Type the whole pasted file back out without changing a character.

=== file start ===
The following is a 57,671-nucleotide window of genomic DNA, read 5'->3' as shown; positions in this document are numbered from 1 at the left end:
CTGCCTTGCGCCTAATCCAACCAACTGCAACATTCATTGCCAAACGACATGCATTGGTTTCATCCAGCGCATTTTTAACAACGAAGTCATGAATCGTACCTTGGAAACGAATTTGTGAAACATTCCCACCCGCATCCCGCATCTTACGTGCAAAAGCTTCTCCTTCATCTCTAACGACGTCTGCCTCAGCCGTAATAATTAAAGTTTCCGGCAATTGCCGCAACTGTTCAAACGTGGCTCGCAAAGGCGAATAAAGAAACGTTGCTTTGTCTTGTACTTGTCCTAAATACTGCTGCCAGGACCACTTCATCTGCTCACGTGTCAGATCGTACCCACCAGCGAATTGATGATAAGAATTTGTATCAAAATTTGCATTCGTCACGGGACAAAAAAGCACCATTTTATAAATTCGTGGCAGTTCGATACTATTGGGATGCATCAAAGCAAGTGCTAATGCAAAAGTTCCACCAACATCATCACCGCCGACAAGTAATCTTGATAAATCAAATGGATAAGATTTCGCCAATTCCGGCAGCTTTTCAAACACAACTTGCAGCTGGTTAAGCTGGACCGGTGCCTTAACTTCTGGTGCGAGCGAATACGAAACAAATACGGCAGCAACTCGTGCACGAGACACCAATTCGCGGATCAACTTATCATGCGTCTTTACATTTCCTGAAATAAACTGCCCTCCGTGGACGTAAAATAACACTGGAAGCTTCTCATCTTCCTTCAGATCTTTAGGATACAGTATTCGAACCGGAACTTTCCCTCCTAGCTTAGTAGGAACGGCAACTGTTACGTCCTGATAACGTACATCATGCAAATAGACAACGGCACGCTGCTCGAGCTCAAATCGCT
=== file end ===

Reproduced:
The following is a 57,671-nucleotide window of genomic DNA, read 5'->3' as shown; positions in this document are numbered from 1 at the left end:
CTGCCTTGCGCCTAATCCAACCAACTGCAACATTCATTGCCAAACGACATGCATTGGTTTCATCCAGCGCATTTTTAACAACGAAGTCATGAATCGTACCTTGGAAACGAATTTGTGAAACATTCCCACCCGCATCCCGCATCTTACGTGCAAAAGCTTCTCCTTCATCTCTAACGACGTCTGCCTCAGCCGTAATAATTAAAGTTTCCGGCAATTGCCGCAACTGTTCAAACGTGGCTCGCAAAGGCGAATAAAGAAACGTTGCTTTGTCTTGTACTTGTCCTAAATACTGCTGCCAGGACCACTTCATCTGCTCACGTGTCAGATCGTACCCACCAGCGAATTGATGATAAGAATTTGTATCAAAATTTGCATTCGTCACGGGACAAAAAAGCACCATTTTATAAATTCGTGGCAGTTCGATACTATTGGGATGCATCAAAGCAAGTGCTAATGCAAAAGTTCCACCAACATCATCACCGCCGACAAGTAATCTTGATAAATCAAATGGATAAGATTTCGCCAATTCCGGCAGCTTTTCAAACACAACTTGCAGCTGGTTAAGCTGGACCGGTGCCTTAACTTCTGGTGCGAGCGAATACGAAACAAATACGGCAGCAACTCGTGCACGAGACACCAATTCGCGGATCAACTTATCATGCGTCTTTACATTTCCTGAAATAAACTGCCCTCCGTGGACGTAAAATAACACTGGAAGCTTCTCATCTTCCTTCAGATCTTTAGGATACAGTATTCGAACCGGAACTTTCCCTCCTAGCTTAGTAGGAACGGCAACTGTTACGTCCTGATAACGTACATCATGCAAATAGACAACGGCACGCTGCTCGAGCTCAAATCGCT